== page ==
As mentioned before, the idea of dedicated practice squads at the time was a foreign concept. Considering the lack of strong teams they could practice against, Woong and OnAir found it to be the perfect supplement to making sure their team stayed in form. It did a lot more than that.  Not only did it develop Blaze into one of the best teams, but actually worked strategically for Frost. See, Blaze would go out and scrim as many teams as possible. They would then replicate the different styles they observed teams having when playing Frost, who exclusively scrimmaged them. This gave Frost an enormous advantage over international teams, who never really knew how the Korean team played. Sister teams and internal scrimmaging are something we still see today in the form of Academy teams. OnAir was arguably the first to utilize such a tactic. Even if you argue others came before him, there’s no doubt he was the first to do so successfully. Seeing the strength of Frost and Blaze clearly resonated with other organizations, as teams fielding two rosters became a standard practice throughout the world.  Something else interesting OnAir pioneered was the standard seating order. Take a look at the Season One World Championship. Notice the order of the players in their respective roles: 
Before the Korean coach, seating order was largely ignored. Again seeking any edge, OnAir had his players in the order of Top - Jungle - Mid - ADC - Support. By allowing the jungler to see the solo laners’ monitors, ganking would become a much smoother process. Shortly after this became standard, and still is today.  Love of League The final (and in my opinion, most important) reason OnAir deserves our respect is his passion for the game. Very few figures in League of Legends have such a tender love for the game, and gaming in general. Looking at his history, it’s clear the man breathes esports. We talked about how OnAir helped foster Blaze, and as a result, Reapered into legendary status. The story goes beyond in-game coaching. See, before being recruited to Blaze, Reapered actually had his own team he was going to use his savings for support. This didn’t work out. After all his work saving money to run the team, he fell victim to fraud, scammed out of all his money. Without funds for his team or himself, Reapered’s future in the game looked uncertain. With that in mind, let’s see OnAir’s account of Blaze’s creation. “At the time, having formed team ACE, Reapered was prepared to commit his own personal savings to running the team. But he fell victim to a scam and lost all the money he'd saved from his previous jobs. He no longer had the necessary funds to run a team. As I witnessed his misfortune, I thought that even just for the sake of the game's competitive development, Reapered must stay in League of Legends. So I invited a now homeless Reapered to our team house, gave him my spot, and began to commute. Originally, the plan had been to find Reapered another team to join, but that didn't work out. After deliberating on what to do, I decided to take Cpt Jack, Reapered, and additionally, Ambition, and create a second team. Then, with the addition of two more members, Blaze was created.” That is passion. That is love. OnAir could’ve easily ignored the situation. He could’ve even seen it as an opportunity to eliminate one of the biggest threats in his region. But he saw something else. He saw Reapered’s potential for greatness, someone who could help his organization climb to the next level, and be an indispensable figure to the game. And he was right. Speaking of the team house he talked about, that’s another display of OnAir’s dedication. The team at the time of their first gaming house didn’t have any proper sponsors, only Woong’s family offering a few offices in their building. Even with this, the team’s players needed to convince their families to let them move in. If they pulled that off, they still needed steady income to manage team expenses.  For the first problem, OnAir individually visited each player’s parents to talk about them becoming professional gamers. He even showed them a PowerPoint presentation (probably the coolest ever) to show the benefits. Doing so, he got their permission. With a house set up and the team ready to go, they still needed funds to run the house. Their coach was on the job again. OnAir funded the team’s expenses using money from his casting career, as well as supplementary income he’d make at fish markets selling squid. Say what you want about how great of a coach Kkoma is, he’s never done anything as badass as have his dynasty built off the back of squid sales.    The most recent (and in some ways, most powerful) example can be found watching this:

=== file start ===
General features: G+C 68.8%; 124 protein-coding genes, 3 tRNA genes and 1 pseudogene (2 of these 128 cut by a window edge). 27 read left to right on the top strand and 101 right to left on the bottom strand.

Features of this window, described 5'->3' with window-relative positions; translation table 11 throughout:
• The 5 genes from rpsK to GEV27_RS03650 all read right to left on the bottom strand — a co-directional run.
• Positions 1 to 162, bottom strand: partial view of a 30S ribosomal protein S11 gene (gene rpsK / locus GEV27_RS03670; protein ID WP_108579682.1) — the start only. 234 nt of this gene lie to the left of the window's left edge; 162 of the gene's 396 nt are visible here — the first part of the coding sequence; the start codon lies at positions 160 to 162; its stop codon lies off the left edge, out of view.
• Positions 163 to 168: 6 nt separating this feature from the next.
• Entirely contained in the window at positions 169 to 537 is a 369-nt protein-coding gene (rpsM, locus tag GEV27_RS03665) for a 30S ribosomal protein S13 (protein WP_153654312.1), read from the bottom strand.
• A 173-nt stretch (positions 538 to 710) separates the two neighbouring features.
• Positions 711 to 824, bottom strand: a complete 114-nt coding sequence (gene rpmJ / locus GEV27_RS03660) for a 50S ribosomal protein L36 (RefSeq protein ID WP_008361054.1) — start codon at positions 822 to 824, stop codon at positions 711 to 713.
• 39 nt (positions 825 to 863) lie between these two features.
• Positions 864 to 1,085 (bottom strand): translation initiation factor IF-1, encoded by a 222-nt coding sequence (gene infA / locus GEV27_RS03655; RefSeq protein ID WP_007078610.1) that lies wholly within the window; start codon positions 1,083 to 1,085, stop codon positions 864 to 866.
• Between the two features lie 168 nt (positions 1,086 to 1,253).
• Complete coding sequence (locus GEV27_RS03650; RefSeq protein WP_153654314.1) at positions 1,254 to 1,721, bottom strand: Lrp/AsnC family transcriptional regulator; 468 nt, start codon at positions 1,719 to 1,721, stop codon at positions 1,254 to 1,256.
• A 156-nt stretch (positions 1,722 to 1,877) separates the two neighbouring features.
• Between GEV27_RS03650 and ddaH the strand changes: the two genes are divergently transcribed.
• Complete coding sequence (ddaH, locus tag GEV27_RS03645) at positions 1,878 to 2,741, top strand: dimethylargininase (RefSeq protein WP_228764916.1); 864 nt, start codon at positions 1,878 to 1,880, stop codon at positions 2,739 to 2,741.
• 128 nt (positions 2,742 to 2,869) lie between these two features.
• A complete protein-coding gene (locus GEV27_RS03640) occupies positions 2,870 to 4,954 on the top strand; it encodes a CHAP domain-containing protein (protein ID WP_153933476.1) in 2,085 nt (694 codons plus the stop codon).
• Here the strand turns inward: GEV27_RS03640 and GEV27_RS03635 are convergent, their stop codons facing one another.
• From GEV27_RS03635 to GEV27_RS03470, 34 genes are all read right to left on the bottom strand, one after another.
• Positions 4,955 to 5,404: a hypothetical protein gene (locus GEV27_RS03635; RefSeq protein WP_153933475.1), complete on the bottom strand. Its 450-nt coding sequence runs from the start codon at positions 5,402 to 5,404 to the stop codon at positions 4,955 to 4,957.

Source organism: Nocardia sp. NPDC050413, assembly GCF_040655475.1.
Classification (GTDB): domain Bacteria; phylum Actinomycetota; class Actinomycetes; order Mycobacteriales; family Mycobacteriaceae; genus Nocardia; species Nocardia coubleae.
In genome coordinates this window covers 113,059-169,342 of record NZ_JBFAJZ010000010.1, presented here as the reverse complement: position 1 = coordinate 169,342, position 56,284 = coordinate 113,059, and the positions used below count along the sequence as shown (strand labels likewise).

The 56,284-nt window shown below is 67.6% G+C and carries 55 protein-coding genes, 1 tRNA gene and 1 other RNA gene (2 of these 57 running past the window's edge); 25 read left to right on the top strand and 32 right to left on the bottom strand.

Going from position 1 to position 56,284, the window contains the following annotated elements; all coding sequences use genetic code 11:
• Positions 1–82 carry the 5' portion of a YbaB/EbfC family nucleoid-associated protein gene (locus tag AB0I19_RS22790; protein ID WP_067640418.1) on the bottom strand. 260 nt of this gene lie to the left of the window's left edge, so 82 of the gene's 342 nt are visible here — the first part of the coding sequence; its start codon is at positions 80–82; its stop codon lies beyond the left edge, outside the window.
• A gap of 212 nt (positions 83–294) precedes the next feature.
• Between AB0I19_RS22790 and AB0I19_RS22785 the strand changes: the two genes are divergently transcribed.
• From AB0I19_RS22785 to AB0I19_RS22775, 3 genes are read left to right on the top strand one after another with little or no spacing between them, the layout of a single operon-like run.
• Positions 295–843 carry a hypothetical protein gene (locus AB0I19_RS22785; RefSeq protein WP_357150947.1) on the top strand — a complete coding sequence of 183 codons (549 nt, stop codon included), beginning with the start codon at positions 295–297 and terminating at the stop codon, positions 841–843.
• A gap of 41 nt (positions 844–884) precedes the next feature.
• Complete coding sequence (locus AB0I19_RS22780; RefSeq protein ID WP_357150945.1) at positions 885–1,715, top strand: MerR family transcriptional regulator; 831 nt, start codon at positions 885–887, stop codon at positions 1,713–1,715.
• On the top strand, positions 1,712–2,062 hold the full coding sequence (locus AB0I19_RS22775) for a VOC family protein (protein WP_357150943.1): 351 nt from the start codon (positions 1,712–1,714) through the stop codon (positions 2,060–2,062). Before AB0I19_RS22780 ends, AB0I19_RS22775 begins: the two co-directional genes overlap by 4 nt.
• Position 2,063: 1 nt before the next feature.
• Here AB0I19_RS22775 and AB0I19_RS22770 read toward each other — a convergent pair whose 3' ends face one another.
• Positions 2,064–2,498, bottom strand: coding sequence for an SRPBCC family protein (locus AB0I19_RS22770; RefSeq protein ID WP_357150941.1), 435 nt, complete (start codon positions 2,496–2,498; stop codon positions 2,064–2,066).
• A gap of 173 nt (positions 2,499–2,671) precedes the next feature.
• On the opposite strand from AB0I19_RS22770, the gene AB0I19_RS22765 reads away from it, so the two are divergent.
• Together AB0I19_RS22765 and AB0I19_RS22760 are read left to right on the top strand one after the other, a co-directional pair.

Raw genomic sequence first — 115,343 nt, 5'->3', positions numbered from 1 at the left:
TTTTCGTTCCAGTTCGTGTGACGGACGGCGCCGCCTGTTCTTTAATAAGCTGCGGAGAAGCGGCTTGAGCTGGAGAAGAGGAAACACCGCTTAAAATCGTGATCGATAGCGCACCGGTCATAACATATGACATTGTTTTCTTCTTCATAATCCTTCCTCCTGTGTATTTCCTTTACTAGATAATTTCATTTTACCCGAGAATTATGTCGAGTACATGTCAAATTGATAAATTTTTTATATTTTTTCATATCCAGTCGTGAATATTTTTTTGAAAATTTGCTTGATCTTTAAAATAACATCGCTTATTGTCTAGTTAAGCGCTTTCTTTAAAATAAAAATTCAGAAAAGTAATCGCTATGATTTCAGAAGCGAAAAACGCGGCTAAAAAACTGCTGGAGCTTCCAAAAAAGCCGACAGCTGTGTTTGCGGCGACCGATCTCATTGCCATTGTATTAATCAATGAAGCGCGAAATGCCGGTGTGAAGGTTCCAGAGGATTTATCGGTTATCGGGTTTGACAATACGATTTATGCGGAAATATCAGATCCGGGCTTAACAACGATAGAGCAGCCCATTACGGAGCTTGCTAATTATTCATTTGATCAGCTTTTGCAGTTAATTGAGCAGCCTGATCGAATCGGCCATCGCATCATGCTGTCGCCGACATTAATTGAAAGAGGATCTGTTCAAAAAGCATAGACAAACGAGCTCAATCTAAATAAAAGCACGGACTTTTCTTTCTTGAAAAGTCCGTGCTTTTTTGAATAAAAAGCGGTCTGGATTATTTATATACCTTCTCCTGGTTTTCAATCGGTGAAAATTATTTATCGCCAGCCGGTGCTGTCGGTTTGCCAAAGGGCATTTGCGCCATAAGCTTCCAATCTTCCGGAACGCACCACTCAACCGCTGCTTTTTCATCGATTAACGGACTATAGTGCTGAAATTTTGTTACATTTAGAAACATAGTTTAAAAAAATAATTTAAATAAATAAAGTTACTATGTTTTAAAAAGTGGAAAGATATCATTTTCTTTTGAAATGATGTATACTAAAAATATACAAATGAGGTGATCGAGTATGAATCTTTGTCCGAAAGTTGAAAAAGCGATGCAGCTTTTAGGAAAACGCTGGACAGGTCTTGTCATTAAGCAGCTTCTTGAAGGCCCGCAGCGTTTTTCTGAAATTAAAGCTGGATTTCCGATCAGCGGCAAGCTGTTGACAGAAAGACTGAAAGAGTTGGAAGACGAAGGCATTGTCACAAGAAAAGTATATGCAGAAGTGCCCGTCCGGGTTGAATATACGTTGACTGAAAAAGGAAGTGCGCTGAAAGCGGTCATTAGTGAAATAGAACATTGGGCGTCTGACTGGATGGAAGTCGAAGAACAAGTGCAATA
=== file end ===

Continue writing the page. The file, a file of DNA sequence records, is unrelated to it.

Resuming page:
Rough to watch. OnAir found himself in a situation where he was forced to relegate the Jin Air GreenWings, one of Korea’s most beloved teams. OnAir is quoted saying “I cannot say I’m really happy that we won, it’s really sad because we’ve been together for a long time and Jin Air was always doing their best, their players were doing their best.”  Just listening to him, it’s clear to anyone how much he cares about the teams, the players, and the game. His experience and knowledge in many ways is unparalleled, but his passion is what touches me most. Conclusion I hope OnAir continues to find success wherever he ends up in esports. A man of so much experience, innovation, and passion is someone we would be unfortunate to lose. He stands as one of the greatest figures not just in Korea, but all of League of Legends.
If you enjoyed this piece, follow the author on Twitter at @OddballCreator. Images courtesy of CSN, ESL, MLG, Azubu, and Riot Games.